Past Masters | Living North

Past Masters


Image of historic photograph of Newcastle city and Tyne river
Did you know that self-raising flour was invented in the Bigg Market? Or that Roman troops from North Africa used to live in Benwell? How about the almighty punch-up on the quayside over a war between Russia and Japan? We took a tour around Newcastle to t

For most people, the phrase ‘walking tour’ is down there with ‘Jedward extravaganza’ and ‘three-hour endoscopy’ on the Big List Of Things Which Sound Tedious. These people, however, are absolute philistines. To prove this, we met up with 26-year-old local history buff, tour guide and Newcastle University graduate Alex Iles for a private tour of the city’s under-appreciated historical highlights.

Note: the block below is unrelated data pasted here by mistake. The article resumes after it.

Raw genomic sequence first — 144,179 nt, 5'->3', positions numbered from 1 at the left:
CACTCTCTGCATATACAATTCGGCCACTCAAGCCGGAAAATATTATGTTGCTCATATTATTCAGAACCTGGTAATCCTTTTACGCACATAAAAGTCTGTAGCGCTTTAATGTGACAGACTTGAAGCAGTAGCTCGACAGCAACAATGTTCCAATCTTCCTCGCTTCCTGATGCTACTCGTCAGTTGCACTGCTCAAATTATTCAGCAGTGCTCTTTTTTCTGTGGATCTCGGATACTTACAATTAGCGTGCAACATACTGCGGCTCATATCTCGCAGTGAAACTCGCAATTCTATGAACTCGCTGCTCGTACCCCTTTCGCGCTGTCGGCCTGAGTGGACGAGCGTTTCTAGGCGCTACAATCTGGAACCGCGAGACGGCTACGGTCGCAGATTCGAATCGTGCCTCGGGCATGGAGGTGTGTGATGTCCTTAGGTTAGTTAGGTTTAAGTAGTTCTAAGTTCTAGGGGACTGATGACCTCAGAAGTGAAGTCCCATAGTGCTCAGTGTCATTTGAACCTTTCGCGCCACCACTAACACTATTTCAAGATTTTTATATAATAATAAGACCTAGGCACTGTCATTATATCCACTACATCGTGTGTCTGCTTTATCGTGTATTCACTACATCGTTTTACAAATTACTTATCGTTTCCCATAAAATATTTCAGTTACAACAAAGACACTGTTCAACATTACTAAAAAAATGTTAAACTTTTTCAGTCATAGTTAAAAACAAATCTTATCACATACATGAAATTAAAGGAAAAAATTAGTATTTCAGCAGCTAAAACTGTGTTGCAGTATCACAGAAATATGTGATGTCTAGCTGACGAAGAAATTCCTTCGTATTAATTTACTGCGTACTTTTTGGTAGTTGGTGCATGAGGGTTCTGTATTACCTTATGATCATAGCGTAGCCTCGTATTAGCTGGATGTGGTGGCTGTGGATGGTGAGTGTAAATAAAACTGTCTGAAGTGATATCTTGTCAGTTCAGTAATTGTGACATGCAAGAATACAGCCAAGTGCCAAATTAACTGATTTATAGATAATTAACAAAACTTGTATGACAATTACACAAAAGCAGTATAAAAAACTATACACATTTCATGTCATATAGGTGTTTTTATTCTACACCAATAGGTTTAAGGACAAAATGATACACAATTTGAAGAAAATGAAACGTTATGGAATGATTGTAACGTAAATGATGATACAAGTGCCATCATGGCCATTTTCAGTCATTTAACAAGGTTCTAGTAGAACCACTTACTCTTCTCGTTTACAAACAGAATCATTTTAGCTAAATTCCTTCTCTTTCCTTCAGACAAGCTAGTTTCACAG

Alex set up Iles Tours (which is soon to become Explore Newcastle) after getting a bit fed up of being unemployed post-uni, and I meet him outside St Nicholas Cathedral on a blustery, overcast Tuesday. By the time we’ve gone a dozen steps into the nave, Alex, who’s wearing sensible shoes and an even more sensible jumper, is barrelling through a potted history of the cathedral and its quirks – the only cathedral which has more memorials in it is Westminster Abbey – before we stop at the far end, in front of a 15th century Flemish brass of a bloke called Roger Thornton.